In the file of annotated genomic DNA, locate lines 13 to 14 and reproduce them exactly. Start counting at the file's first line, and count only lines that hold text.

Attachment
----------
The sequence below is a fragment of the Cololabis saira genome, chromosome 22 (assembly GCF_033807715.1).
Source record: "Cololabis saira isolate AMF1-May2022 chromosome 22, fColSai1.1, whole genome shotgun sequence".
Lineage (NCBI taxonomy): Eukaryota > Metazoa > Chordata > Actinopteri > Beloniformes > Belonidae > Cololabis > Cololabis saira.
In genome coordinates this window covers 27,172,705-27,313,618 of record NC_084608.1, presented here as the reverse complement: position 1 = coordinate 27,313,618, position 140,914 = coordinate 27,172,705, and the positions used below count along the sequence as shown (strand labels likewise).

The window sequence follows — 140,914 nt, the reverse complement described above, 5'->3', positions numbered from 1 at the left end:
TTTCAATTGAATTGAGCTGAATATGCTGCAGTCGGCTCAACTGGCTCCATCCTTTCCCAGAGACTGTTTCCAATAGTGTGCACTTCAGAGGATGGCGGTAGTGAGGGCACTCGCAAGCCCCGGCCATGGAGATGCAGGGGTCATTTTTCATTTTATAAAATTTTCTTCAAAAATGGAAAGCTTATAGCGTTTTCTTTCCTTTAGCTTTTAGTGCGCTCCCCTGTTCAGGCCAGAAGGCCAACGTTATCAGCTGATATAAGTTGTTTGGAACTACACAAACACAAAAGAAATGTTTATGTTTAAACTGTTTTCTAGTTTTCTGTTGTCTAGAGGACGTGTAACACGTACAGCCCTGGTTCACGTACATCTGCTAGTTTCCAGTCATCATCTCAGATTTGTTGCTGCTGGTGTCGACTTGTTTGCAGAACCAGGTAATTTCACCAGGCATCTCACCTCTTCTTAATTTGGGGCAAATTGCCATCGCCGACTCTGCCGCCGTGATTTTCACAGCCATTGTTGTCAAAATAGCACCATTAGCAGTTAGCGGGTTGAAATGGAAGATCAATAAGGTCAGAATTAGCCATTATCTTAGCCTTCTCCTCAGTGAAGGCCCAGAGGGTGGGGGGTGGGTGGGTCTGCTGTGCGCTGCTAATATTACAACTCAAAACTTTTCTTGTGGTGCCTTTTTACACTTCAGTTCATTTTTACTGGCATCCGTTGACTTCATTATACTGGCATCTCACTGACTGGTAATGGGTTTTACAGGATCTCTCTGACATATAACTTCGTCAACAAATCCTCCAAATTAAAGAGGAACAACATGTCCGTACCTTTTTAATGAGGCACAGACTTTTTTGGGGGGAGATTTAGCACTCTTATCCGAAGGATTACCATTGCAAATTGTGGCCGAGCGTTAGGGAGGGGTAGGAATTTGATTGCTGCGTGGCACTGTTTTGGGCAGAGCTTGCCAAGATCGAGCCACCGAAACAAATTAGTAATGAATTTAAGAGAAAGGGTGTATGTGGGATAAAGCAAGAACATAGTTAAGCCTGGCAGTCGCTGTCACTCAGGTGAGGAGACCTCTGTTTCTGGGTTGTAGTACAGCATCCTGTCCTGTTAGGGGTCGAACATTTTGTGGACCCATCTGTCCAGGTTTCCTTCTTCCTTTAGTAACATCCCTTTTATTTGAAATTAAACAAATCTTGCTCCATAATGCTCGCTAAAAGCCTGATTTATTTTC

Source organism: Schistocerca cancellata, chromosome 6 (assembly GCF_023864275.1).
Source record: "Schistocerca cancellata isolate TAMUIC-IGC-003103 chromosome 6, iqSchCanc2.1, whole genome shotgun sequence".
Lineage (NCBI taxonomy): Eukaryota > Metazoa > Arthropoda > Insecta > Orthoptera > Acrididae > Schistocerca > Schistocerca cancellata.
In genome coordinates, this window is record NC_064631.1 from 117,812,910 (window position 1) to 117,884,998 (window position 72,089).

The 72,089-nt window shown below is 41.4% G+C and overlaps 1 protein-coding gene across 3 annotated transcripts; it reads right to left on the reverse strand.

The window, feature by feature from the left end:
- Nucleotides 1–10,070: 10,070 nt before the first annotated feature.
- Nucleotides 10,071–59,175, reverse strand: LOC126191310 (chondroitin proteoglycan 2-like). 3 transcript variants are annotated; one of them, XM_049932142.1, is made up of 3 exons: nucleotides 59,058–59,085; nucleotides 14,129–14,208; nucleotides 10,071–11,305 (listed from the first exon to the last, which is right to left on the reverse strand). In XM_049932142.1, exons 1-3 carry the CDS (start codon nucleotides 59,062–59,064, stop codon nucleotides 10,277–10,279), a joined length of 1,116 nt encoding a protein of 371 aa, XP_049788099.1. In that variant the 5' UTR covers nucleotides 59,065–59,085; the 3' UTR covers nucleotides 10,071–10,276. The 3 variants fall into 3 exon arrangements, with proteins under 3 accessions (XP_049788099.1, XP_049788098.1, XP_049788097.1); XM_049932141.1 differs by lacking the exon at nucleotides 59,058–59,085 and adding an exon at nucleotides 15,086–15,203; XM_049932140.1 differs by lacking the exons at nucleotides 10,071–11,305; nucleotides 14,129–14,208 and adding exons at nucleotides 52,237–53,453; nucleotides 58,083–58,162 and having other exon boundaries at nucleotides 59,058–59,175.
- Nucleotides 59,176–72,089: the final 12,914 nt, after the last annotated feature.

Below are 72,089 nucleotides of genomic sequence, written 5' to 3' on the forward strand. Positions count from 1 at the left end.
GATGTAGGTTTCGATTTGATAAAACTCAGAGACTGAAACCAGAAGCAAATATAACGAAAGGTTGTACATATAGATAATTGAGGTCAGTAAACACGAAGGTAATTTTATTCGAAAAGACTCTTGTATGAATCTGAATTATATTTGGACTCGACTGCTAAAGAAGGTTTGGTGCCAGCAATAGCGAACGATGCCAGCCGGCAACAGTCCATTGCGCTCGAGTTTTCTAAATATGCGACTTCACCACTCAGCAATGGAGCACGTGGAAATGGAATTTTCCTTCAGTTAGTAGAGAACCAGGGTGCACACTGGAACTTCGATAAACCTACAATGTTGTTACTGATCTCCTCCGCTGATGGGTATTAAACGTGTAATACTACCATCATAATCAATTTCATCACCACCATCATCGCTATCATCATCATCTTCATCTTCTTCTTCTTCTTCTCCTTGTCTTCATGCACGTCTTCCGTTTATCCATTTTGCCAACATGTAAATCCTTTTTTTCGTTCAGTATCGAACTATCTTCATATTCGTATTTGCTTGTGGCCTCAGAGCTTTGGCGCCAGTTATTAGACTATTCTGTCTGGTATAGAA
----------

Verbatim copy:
- Nucleotides 1–10,070: 10,070 nt before the first annotated feature.
- Nucleotides 10,071–59,175, reverse strand: LOC126191310 (chondroitin proteoglycan 2-like). 3 transcript variants are annotated; one of them, XM_049932142.1, is made up of 3 exons: nucleotides 59,058–59,085; nucleotides 14,129–14,208; nucleotides 10,071–11,305 (listed from the first exon to the last, which is right to left on the reverse strand). In XM_049932142.1, exons 1-3 carry the CDS (start codon nucleotides 59,062–59,064, stop codon nucleotides 10,277–10,279), a joined length of 1,116 nt encoding a protein of 371 aa, XP_049788099.1. In that variant the 5' UTR covers nucleotides 59,065–59,085; the 3' UTR covers nucleotides 10,071–10,276. The 3 variants fall into 3 exon arrangements, with proteins under 3 accessions (XP_049788099.1, XP_049788098.1, XP_049788097.1); XM_049932141.1 differs by lacking the exon at nucleotides 59,058–59,085 and adding an exon at nucleotides 15,086–15,203; XM_049932140.1 differs by lacking the exons at nucleotides 10,071–11,305; nucleotides 14,129–14,208 and adding exons at nucleotides 52,237–53,453; nucleotides 58,083–58,162 and having other exon boundaries at nucleotides 59,058–59,175.